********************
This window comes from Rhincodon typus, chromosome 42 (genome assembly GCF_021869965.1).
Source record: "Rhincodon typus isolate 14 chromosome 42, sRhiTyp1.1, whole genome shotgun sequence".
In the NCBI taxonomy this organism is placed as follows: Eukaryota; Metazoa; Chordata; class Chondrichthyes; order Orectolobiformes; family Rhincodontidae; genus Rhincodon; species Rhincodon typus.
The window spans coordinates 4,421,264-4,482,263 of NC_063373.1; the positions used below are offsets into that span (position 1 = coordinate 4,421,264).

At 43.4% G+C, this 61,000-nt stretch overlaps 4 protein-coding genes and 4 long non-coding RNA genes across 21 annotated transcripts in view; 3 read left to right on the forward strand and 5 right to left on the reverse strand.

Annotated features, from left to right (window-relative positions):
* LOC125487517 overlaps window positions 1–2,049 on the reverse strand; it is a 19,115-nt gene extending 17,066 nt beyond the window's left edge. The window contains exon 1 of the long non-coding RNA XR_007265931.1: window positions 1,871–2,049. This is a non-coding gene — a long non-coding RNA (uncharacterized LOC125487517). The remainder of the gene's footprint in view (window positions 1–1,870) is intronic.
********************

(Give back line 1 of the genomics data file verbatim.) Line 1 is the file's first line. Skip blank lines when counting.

This window comes from Rhincodon typus, chromosome 42 (genome assembly GCF_021869965.1).